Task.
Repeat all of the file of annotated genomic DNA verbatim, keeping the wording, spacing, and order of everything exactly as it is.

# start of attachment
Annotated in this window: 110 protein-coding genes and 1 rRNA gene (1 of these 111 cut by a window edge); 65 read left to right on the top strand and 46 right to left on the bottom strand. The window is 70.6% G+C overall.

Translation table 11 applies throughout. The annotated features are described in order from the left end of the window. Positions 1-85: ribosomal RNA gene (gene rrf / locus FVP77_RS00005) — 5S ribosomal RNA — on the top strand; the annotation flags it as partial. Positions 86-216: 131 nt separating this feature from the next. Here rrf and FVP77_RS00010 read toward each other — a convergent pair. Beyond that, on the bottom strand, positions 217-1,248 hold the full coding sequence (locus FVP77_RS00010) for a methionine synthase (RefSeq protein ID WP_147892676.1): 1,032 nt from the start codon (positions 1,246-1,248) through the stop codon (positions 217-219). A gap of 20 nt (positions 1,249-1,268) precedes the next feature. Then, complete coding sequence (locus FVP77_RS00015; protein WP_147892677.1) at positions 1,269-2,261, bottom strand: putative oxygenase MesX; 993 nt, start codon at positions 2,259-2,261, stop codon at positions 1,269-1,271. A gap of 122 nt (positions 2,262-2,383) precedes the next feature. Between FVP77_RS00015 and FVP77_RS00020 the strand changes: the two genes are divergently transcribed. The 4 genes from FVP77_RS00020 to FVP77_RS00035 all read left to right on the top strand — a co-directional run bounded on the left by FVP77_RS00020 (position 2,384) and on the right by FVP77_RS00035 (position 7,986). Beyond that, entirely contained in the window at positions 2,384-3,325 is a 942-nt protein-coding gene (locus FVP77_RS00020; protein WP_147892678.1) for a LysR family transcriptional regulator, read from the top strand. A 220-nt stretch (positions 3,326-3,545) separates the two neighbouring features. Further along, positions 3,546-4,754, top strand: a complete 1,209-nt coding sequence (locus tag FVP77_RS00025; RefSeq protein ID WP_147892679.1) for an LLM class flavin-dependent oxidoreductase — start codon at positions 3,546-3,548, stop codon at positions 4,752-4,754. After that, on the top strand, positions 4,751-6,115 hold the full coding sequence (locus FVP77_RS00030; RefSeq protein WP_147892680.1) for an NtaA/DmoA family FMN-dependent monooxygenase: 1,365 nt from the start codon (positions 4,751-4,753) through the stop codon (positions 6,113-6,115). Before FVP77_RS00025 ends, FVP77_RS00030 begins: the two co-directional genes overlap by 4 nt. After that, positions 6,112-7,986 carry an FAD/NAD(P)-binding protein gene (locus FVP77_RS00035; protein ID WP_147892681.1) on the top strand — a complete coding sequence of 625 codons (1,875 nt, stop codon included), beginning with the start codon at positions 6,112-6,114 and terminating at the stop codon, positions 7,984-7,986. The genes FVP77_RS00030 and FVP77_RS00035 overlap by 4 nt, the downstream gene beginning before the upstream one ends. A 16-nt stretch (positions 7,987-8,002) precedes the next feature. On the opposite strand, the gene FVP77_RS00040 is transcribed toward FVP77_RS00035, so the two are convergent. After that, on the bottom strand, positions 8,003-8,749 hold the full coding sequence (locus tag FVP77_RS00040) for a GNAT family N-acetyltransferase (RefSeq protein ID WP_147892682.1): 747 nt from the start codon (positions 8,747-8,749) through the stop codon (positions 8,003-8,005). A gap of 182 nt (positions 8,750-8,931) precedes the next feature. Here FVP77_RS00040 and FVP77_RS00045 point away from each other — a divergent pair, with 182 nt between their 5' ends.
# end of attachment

Annotated in this window: 110 protein-coding genes and 1 rRNA gene (1 of these 111 cut by a window edge); 65 read left to right on the top strand and 46 right to left on the bottom strand. The window is 70.6% G+C overall.

Translation table 11 applies throughout. The annotated features are described in order from the left end of the window. Positions 1-85: ribosomal RNA gene (gene rrf / locus FVP77_RS00005) — 5S ribosomal RNA — on the top strand; the annotation flags it as partial. Positions 86-216: 131 nt separating this feature from the next. Here rrf and FVP77_RS00010 read toward each other — a convergent pair. Beyond that, on the bottom strand, positions 217-1,248 hold the full coding sequence (locus FVP77_RS00010) for a methionine synthase (RefSeq protein ID WP_147892676.1): 1,032 nt from the start codon (positions 1,246-1,248) through the stop codon (positions 217-219). A gap of 20 nt (positions 1,249-1,268) precedes the next feature. Then, complete coding sequence (locus FVP77_RS00015; protein WP_147892677.1) at positions 1,269-2,261, bottom strand: putative oxygenase MesX; 993 nt, start codon at positions 2,259-2,261, stop codon at positions 1,269-1,271. A gap of 122 nt (positions 2,262-2,383) precedes the next feature. Between FVP77_RS00015 and FVP77_RS00020 the strand changes: the two genes are divergently transcribed. The 4 genes from FVP77_RS00020 to FVP77_RS00035 all read left to right on the top strand — a co-directional run bounded on the left by FVP77_RS00020 (position 2,384) and on the right by FVP77_RS00035 (position 7,986). Beyond that, entirely contained in the window at positions 2,384-3,325 is a 942-nt protein-coding gene (locus FVP77_RS00020; protein WP_147892678.1) for a LysR family transcriptional regulator, read from the top strand. A 220-nt stretch (positions 3,326-3,545) separates the two neighbouring features. Further along, positions 3,546-4,754, top strand: a complete 1,209-nt coding sequence (locus tag FVP77_RS00025; RefSeq protein ID WP_147892679.1) for an LLM class flavin-dependent oxidoreductase — start codon at positions 3,546-3,548, stop codon at positions 4,752-4,754. After that, on the top strand, positions 4,751-6,115 hold the full coding sequence (locus FVP77_RS00030; RefSeq protein WP_147892680.1) for an NtaA/DmoA family FMN-dependent monooxygenase: 1,365 nt from the start codon (positions 4,751-4,753) through the stop codon (positions 6,113-6,115). Before FVP77_RS00025 ends, FVP77_RS00030 begins: the two co-directional genes overlap by 4 nt. After that, positions 6,112-7,986 carry an FAD/NAD(P)-binding protein gene (locus FVP77_RS00035; protein ID WP_147892681.1) on the top strand — a complete coding sequence of 625 codons (1,875 nt, stop codon included), beginning with the start codon at positions 6,112-6,114 and terminating at the stop codon, positions 7,984-7,986. The genes FVP77_RS00030 and FVP77_RS00035 overlap by 4 nt, the downstream gene beginning before the upstream one ends. A 16-nt stretch (positions 7,987-8,002) precedes the next feature. On the opposite strand, the gene FVP77_RS00040 is transcribed toward FVP77_RS00035, so the two are convergent. After that, on the bottom strand, positions 8,003-8,749 hold the full coding sequence (locus tag FVP77_RS00040) for a GNAT family N-acetyltransferase (RefSeq protein ID WP_147892682.1): 747 nt from the start codon (positions 8,747-8,749) through the stop codon (positions 8,003-8,005). A gap of 182 nt (positions 8,750-8,931) precedes the next feature. Here FVP77_RS00040 and FVP77_RS00045 point away from each other — a divergent pair, with 182 nt between their 5' ends.